You know the saying? Goes alright till it goes all wrong. Prince Harry would have done well to have heeded it before he issued his latest scathing statement attacking the press.
Whilst the timing of this statement may well have been taken out of Harry’s hands to pre-empt a counter move, it shows that vigilance and preparation is everything. If it wasn’t a reactive move and he naively believed that the goodwill garnered from the trip to Africa allowed him to regain some control of the media agenda, then he has been very badly guided by his team yet again. Either way, the statement has taken the Sussex household backwards, leaving them looking emotional and badly prepared for the resulting commentary. The Africa trip has been a success and would have heralded a better platform for their ambitions. Instead, it’s now overshadowed by a letter and all but forgotten by the crowd.
The first principles of a tactician is to be prepared, to be willing to listen to all the noise and perceptions that exist and at the same time, become something of an expert in behavior and precedent. Isolating Thomas Markle left him exposed and ill equipped to deal with his new and unwanted fame and open to being targeted by a newspaper. Harry and Meghan should have recognised where the potential pitfalls lay and been prepared to keep their potential ‘enemies’ as close as their allies. Despite the Palace’s long and sometimes acrimonious relationship with the tabloid press, the Royal Family rarely challenge specific points or features and for good reason. The media are kept at arm’s length but Harry’s statement is not a refusal to engage. It’s an open declaration of war.
In winning any battle around communications, it’s vital not to underestimate the power of language to make points and create feelings. Clearly the statement from Harry is heartfelt and we understand why. Emotion and clarity are vital but there is a way of getting a point across with careful use of language that avoids ruffling the wrong feathers. With more careful wording, Harry could have made his point and kept the media on his side and more sympathetic to his position. Instead his barely concealed vitriol did the reverse.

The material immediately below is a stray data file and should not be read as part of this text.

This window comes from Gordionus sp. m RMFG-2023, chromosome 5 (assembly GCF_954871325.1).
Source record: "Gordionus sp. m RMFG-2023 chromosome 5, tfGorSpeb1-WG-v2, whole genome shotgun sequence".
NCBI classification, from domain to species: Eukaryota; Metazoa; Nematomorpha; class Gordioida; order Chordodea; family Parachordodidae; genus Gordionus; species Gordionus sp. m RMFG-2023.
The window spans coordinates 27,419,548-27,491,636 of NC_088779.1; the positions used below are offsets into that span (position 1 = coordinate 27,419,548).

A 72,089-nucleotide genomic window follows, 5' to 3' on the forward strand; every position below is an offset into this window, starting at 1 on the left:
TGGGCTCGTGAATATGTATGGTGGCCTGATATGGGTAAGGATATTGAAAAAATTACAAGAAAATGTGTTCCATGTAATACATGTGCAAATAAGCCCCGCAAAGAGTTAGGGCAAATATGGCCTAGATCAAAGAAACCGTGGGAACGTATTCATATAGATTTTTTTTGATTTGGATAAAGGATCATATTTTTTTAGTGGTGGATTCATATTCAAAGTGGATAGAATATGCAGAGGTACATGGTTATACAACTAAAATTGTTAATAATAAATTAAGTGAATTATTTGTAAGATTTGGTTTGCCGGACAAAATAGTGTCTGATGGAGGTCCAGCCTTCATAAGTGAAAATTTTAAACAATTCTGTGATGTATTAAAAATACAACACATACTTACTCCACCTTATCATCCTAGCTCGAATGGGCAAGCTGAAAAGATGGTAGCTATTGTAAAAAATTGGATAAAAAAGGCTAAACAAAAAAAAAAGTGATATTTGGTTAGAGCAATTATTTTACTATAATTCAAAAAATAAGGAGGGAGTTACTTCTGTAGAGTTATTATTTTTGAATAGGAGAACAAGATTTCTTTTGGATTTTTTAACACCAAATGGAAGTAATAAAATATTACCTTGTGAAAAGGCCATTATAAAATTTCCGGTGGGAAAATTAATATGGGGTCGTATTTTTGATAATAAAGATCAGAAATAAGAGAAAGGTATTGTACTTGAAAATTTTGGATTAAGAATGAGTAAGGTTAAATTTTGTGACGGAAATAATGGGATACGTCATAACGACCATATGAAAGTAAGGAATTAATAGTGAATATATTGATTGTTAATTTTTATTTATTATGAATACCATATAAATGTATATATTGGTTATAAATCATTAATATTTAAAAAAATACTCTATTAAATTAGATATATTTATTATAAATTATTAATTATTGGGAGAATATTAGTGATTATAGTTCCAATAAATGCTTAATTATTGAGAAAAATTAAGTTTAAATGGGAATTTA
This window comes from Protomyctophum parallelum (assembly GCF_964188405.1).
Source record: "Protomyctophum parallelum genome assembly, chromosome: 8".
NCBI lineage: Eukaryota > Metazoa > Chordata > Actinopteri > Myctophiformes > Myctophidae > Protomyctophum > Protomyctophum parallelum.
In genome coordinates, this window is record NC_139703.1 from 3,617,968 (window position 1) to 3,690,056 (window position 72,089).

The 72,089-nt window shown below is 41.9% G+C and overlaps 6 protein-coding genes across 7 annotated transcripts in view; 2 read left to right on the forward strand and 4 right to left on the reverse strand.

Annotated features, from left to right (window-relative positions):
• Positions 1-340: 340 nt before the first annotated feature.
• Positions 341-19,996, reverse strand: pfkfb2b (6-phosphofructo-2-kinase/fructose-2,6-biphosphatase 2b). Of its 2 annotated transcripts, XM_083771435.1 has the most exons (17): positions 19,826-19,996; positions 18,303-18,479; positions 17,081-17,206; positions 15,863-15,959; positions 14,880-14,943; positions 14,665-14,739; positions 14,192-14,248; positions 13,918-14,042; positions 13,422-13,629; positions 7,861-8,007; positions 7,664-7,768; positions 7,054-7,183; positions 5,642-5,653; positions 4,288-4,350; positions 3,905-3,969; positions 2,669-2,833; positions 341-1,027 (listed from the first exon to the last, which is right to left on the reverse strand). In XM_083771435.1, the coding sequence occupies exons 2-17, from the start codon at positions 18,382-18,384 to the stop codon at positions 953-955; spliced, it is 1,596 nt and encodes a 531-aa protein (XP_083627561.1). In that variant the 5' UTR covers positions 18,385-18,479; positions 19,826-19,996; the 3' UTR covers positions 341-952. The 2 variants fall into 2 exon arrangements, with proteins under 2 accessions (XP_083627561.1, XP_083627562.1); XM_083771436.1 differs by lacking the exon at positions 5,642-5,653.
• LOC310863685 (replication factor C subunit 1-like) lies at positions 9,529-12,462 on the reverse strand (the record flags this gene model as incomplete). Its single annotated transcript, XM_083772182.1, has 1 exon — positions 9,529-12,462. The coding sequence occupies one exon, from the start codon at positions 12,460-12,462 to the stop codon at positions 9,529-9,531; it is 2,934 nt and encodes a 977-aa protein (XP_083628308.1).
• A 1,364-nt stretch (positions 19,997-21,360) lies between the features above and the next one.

Winning in the media has always been about relationships. A bit of give, a bit of take. Meghan and Harry have a right to privacy and to be treated fairly, but it works both ways. They are first and foremost public servants and to that end, they must be prepared to share key moments as well as their ambitions and opinions. An earlier and fuller glimpse of Archie would have gone a long way to dampen the escalating spotlight and hostility but Meghan and Harry pushed back, stubbornly controlling access whilst building their own channel from which to publish their views and agenda. Whilst this is a move for an independent and less constricted voice, it also isolates them further from the Palace machine. There are pros and cons to this.
There is no doubt that their ambitions and hopes are heading in a positive direction. What they desperately need now is advice from beyond their bubble that allows them to be focused and fight for their ideas and beliefs in a well thought out and strategic way whilst co-operating with key media.
As the great Indian poet Kabir said “Just throw away all the menacing thoughts and stand firm”. These are wise words. Prince Harry is an emotional man. He must stand firm now but not be overtaken by the wrong agenda or ill-advised counsel. There is vanity in approval after all. There are many who will support Harry, but just as many who won’t. Approval is hard won these days.